Athabasca Glacier, Alberta, Canada (with Map & Photos)

One of the oldest glaciers on our planet is Athabasca Glacier, which is located in Canada in the Jasper National Park. It is considered to be easily accessible and therefore the most visited on the continent.

Athabasca Glacier
Athabasca Glacier

What is so special about the glacier?

Athabasca Glacier is located in the Canadian Rocky Mountains in the Columbia Ice Field. Its age exceeds 10 thousand years, and a huge area covers an area of ​​6 square meters. km. It is currently retreating at a rate of 5 m per year.

If this continues further, then in a hundred years Athabasca will completely disappear. In this case, the glacier will leave behind a trench on a mountain slope between two moraines and a deep lake. Melt water will raise the general level of the World Ocean by several meters and, thus, a real catastrophe may occur.

Athabasca Glacier
Athabasca Glacier

Glacier Description

Over the past 100 years, Athabasca has moved more than 1.5 km away, while in 125 years it has lost about half of its volume. Its slopes are rough and muddy, as the uneven heating mixes dust particles with the snow. The lower part of the glacier is dry and not slippery at all during the warm season.

What to see on the Athabasca glacier in Canada?

If you want to touch antiquity, feel like a rock climber or just dream of conquering a glacier, then you should climb its slopes. By the way, the distance to the top is marked here with special icons, so you can always determine where you are.

The higher tourists climb the glacier, the cleaner its slopes become. Here you can see how stone chips, framed by snow, shimmer in the sun no worse than gems. In the warm season, at the foot of Athabasca, there are flowers of cotton grass and piles of stones. The source of the Sanvapta River is located nearby. It flows into the lake of the same name, from where it flows into the Arctic Ocean through the water system of other reservoirs.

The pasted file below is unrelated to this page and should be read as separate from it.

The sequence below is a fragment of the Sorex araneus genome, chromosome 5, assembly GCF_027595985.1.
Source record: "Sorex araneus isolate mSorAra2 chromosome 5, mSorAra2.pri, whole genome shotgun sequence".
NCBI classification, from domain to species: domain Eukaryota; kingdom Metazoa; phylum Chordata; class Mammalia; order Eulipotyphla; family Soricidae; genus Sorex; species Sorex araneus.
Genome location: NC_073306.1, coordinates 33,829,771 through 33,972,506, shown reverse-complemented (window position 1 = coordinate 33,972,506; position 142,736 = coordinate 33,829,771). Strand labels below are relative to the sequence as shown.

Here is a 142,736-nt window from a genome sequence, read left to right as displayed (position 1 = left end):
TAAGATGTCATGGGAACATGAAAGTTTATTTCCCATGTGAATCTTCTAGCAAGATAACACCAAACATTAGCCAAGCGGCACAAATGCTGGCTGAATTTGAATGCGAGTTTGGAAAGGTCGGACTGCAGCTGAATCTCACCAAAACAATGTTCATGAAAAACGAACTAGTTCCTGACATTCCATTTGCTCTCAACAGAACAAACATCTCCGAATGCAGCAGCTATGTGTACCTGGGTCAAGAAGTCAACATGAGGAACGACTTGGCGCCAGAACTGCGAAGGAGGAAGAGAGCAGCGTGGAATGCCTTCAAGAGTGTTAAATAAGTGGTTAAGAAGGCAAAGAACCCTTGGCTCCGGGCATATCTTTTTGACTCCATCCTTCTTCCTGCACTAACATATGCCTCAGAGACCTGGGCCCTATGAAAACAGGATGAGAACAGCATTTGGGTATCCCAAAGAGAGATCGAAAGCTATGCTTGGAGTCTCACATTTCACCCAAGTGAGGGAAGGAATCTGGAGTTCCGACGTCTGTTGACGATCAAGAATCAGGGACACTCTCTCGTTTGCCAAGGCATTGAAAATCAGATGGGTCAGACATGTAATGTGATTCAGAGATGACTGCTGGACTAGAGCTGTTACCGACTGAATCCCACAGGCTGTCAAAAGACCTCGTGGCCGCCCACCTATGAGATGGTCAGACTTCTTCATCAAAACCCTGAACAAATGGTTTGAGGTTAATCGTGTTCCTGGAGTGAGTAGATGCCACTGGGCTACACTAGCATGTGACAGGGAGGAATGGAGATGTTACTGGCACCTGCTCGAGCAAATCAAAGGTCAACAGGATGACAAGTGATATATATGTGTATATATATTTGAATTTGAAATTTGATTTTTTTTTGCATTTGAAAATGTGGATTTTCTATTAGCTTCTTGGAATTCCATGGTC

Athabasca Glacier
Athabasca Glacier

Research Center

Opposite the glacier is the Icefield Research Center, which is open from April to mid-October. It is a small house where you can buy tickets, hire a guide or buy souvenirs.

From here, special hybrid truck buses leave, transporting tourists to the edge of the glacier. During the trip, cars overcome steep climbs and descents, while they stop at the most beautiful places so that travelers can enjoy the scenery and take photos.

Features of visiting the Athabasca glacier in Canada

Since the landmark is defeated by global warming, various processes take place with it: for example, melting snow or icefall. In order to preserve the life and health of tourists, the administration of the national park introduced some restrictions, for example:

  • to approach the glacier closer than 50 m is strictly prohibited;
  • it is not recommended to climb the summit of Athabasca without special training;
  • you can visit the attraction from June to September;
  • you can move along the slopes of the glacier as part of an organized excursion.
A small part of the glacier is closed for tourists, and the area, which cannot be visited without a guide, is fenced off with special ropes. Climbing over them is also prohibited, because there are many hidden crevasses on the slopes. They pose a great danger to untrained travelers who may suffer and even die there.

Athabasca Glacier
Athabasca Glacier

How to get there?

You can climb the glacier by Ice Explorers bus or on foot. In the first case, the tour must be booked in advance, its cost is $ 60 for adults and $ 30 for children. Travel time takes up to 3 hours. On Sundays and Thursdays, the excursion can last 2 times longer, and costs $ 70 and $ 35, respectively.

In the second case, you will need comfortable clothes and shoes. The glacier slope is almost perfect. The main thing is to step only on the tops of ice drifts and stay away from the moraine.

From the nearest cities in Canada, you can get to the Athabasca Glacier along the AB-11 W, AB-16, AB-2 S, Trans-Canada Hwy / AB-1 W and AB-93 N.

Athabasca Glacier Map